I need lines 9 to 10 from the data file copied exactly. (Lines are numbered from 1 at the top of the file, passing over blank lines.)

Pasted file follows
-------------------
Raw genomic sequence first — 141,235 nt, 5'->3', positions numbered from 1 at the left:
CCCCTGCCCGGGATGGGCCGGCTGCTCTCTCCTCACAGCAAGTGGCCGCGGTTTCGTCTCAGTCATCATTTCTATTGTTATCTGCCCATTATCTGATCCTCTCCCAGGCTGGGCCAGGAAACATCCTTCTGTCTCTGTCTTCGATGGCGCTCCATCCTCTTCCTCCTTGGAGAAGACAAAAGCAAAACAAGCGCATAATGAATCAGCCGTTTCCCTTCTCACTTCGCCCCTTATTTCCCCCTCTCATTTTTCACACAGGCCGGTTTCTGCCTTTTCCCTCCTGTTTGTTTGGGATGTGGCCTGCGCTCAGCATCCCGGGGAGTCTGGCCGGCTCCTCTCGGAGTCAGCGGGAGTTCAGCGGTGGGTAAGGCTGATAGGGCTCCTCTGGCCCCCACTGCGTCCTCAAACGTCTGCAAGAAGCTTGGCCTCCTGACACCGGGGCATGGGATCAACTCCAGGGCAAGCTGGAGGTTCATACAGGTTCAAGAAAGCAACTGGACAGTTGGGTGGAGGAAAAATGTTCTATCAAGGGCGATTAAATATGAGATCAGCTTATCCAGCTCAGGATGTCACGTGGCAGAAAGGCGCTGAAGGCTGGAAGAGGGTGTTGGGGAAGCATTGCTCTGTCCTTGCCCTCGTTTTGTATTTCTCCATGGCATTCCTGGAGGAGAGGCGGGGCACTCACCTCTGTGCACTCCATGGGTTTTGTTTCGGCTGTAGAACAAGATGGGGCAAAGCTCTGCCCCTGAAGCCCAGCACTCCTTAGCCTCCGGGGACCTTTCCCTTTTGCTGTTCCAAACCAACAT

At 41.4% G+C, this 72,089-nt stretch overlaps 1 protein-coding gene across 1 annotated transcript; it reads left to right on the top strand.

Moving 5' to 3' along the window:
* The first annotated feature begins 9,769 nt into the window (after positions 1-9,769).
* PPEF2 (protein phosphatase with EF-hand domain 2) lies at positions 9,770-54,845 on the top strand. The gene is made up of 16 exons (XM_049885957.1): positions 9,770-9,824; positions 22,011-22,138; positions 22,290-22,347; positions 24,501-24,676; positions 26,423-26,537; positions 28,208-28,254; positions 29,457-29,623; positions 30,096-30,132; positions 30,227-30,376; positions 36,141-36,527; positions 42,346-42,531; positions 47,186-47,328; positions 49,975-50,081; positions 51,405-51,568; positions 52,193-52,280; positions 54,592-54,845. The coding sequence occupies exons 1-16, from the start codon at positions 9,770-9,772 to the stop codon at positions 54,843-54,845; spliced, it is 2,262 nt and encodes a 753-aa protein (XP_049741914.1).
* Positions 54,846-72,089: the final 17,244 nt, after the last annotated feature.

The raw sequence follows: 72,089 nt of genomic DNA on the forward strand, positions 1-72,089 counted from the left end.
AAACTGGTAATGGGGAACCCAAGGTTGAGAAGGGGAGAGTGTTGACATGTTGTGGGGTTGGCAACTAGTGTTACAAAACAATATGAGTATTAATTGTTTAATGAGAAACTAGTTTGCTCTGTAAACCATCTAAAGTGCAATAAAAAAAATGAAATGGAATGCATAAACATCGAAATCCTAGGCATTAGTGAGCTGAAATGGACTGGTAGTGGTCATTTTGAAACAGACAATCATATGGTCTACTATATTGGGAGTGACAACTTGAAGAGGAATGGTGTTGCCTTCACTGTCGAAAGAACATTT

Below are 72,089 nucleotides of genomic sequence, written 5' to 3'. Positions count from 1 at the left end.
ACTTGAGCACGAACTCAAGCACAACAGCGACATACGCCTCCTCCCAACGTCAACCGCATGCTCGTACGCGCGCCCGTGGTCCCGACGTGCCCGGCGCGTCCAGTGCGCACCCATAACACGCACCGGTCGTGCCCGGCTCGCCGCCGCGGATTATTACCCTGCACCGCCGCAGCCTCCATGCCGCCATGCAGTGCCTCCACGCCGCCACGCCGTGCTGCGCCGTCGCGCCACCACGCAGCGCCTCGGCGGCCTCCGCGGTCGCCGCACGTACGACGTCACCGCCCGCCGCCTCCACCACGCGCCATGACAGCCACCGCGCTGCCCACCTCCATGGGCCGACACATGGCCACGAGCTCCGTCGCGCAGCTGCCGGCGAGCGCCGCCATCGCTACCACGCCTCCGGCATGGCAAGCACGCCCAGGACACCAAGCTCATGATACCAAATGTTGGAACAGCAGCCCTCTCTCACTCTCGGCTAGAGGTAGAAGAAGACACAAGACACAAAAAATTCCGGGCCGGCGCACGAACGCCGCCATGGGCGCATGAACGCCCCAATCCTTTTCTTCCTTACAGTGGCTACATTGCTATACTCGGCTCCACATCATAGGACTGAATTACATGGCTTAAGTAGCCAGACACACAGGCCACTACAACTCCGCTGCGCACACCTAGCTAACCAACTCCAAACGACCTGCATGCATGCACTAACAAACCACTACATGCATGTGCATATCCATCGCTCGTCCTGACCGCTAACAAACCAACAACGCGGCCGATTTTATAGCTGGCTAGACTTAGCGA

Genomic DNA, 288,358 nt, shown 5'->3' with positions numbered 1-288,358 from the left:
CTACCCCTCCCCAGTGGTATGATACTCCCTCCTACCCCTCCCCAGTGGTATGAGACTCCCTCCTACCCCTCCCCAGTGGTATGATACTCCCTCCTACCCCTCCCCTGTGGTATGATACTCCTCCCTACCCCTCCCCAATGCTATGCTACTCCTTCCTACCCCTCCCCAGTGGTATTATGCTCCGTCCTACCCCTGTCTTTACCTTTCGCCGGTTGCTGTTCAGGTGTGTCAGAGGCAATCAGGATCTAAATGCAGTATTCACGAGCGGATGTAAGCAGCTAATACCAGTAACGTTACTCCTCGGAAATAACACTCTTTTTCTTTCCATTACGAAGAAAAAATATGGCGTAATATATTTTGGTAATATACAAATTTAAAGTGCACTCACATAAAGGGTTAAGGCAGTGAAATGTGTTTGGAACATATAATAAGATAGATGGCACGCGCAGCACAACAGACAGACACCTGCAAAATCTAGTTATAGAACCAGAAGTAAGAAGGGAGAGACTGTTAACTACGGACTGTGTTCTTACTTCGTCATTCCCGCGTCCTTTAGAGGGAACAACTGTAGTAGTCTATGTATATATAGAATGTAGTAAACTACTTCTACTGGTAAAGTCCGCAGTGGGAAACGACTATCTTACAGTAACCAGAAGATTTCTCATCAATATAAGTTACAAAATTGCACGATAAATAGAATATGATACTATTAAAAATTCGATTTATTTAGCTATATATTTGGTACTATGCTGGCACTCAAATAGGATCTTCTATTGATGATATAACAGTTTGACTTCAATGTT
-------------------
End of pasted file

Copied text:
AAACTGGTAATGGGGAACCCAAGGTTGAGAAGGGGAGAGTGTTGACATGTTGTGGGGTTGGCAACTAGTGTTACAAAACAATATGAGTATTAATTGTTTAATGAGAAACTAGTTTGCTCTGTAAACCATCTAAAGTGCAATAAAAAAAATGAAATGGAATGCATAAACATCGAAATCCTAGGCATTAGTGAGCTGAAATGGACTGGTAGTGGTCATTTTGAAACAGACAATCATATGGTCTACTATATTGGGAGTGACAACTTGAAGAGGAATGGTGTTGCCTTCACTGTCGAAAGAACATTT

Below are 72,089 nucleotides of genomic sequence, written 5' to 3'. Positions count from 1 at the left end.